“Prisoner of the daydream,” as the album translates to in English, is an immersive listen that strays from the conventional tropes of the genre, which tends to be characterized as being a tremolo-picked riff affair. Musically, where did you look to take this record as you explore the concepts of a manufactured reality?
Magnússon: We didn’t set out with a goal in mind when we started writing. We were getting fed up with playing the same set over and over again and wanted a breath of fresh air. Decided to shake things up a bit and moved Hjálmar, our former bassist, to his native instrument on guitar and added bassist Matthías Mogensen to the fold. That change of pace was a vital factor in what we created on ‘Vökudraumsins Fangi', being able to layer guitars in ways we never did before and changing the structure of our songwriting. Musically, we delved further into what we began to mold on 'Farvegir Fyrndar', a mix of heavy and more lowkey melodic segments intertwined by more traditional black metal elements. I believe we succeeded in shaping what could be described as our own sound.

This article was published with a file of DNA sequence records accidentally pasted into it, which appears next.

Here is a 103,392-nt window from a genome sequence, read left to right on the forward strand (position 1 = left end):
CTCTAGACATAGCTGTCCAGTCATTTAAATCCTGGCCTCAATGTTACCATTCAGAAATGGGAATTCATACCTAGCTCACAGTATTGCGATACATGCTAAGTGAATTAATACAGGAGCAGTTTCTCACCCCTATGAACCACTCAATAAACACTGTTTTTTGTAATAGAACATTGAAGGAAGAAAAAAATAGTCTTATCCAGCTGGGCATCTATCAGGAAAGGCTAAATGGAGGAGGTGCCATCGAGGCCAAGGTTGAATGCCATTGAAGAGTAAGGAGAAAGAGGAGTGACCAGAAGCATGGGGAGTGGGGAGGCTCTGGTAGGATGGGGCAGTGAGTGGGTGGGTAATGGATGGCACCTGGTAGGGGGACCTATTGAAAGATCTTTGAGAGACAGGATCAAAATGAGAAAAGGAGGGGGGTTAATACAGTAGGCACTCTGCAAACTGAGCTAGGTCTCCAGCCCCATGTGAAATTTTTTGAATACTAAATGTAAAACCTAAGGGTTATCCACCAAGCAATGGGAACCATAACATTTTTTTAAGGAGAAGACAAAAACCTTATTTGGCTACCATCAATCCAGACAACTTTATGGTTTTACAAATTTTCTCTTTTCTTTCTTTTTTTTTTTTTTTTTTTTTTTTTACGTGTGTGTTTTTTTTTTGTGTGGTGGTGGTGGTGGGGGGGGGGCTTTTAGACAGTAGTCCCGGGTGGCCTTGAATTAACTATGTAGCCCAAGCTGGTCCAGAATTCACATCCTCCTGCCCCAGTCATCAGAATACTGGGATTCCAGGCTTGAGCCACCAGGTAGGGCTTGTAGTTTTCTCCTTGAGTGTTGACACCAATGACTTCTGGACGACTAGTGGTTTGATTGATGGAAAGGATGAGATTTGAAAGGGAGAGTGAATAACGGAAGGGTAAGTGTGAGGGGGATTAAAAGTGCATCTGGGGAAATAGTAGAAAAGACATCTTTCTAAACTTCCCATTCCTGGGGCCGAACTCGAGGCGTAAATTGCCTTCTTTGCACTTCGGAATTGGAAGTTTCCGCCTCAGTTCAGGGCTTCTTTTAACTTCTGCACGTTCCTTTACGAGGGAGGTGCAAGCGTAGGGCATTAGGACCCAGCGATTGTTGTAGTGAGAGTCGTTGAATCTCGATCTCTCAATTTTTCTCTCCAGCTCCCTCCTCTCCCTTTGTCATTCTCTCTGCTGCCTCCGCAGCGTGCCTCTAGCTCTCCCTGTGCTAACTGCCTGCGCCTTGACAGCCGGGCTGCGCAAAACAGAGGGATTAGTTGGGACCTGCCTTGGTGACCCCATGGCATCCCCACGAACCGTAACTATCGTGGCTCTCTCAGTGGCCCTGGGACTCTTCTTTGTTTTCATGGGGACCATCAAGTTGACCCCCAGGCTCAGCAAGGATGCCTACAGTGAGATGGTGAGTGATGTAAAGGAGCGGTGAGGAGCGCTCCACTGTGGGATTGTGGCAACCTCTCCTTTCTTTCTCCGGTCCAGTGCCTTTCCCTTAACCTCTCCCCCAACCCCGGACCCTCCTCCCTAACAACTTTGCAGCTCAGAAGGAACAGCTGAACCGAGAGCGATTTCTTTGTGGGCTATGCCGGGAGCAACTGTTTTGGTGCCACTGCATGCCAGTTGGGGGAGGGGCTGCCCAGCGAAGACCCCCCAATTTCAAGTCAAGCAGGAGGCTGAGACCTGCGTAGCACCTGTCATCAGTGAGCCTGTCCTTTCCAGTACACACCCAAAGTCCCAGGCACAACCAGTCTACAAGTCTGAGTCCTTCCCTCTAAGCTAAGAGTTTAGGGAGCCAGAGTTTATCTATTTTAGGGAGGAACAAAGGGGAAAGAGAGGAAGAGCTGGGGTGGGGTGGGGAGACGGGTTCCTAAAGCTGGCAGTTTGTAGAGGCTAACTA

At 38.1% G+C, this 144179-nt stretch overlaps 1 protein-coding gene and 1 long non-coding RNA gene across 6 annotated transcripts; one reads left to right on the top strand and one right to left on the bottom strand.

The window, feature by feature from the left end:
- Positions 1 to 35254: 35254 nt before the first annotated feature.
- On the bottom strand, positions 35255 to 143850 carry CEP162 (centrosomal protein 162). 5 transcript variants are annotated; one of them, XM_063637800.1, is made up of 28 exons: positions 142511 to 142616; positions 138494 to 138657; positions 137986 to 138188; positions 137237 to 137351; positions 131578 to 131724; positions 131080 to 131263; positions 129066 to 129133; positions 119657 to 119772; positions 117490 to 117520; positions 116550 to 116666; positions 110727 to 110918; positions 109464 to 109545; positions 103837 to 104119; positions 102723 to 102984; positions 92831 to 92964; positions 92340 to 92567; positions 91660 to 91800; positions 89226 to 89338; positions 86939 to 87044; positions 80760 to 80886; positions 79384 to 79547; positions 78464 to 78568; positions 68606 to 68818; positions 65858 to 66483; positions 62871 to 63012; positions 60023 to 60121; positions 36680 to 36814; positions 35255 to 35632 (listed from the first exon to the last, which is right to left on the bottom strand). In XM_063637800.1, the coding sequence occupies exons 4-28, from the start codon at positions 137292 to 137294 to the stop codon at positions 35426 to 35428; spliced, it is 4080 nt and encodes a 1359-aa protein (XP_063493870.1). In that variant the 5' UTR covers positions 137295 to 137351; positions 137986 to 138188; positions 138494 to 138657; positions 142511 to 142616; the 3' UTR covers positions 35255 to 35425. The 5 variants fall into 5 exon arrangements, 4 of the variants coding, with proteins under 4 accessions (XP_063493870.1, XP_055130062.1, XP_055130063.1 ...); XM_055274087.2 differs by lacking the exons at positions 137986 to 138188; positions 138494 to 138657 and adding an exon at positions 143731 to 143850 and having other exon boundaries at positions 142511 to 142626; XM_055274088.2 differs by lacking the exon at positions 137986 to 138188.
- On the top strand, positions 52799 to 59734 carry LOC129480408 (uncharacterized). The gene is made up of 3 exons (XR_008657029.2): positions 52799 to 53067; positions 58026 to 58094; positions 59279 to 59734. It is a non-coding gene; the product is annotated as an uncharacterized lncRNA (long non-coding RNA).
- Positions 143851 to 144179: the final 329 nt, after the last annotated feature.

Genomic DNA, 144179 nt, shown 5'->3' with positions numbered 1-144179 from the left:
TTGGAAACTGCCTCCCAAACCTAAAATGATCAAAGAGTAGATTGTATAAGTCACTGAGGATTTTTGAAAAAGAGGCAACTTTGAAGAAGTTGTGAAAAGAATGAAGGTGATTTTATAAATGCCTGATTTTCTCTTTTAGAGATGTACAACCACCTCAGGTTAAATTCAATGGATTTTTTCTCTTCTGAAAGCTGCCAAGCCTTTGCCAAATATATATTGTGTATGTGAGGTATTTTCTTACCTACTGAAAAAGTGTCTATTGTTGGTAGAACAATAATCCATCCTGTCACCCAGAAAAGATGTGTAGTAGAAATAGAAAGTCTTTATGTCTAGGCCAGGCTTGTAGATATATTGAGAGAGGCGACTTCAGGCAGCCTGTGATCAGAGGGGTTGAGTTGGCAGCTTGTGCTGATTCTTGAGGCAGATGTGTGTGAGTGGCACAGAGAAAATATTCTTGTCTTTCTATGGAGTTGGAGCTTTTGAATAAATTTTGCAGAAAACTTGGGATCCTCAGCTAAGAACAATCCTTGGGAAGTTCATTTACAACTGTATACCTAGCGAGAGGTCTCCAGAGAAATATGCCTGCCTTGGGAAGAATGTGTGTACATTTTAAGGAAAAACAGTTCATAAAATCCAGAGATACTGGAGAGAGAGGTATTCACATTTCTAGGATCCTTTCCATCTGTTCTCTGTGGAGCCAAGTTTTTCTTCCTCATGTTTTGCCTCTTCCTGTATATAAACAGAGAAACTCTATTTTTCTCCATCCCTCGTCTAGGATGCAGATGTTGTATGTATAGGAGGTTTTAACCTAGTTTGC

It goes without saying that the geography of your native Iceland is something to behold. How does this find a way into your musical composition?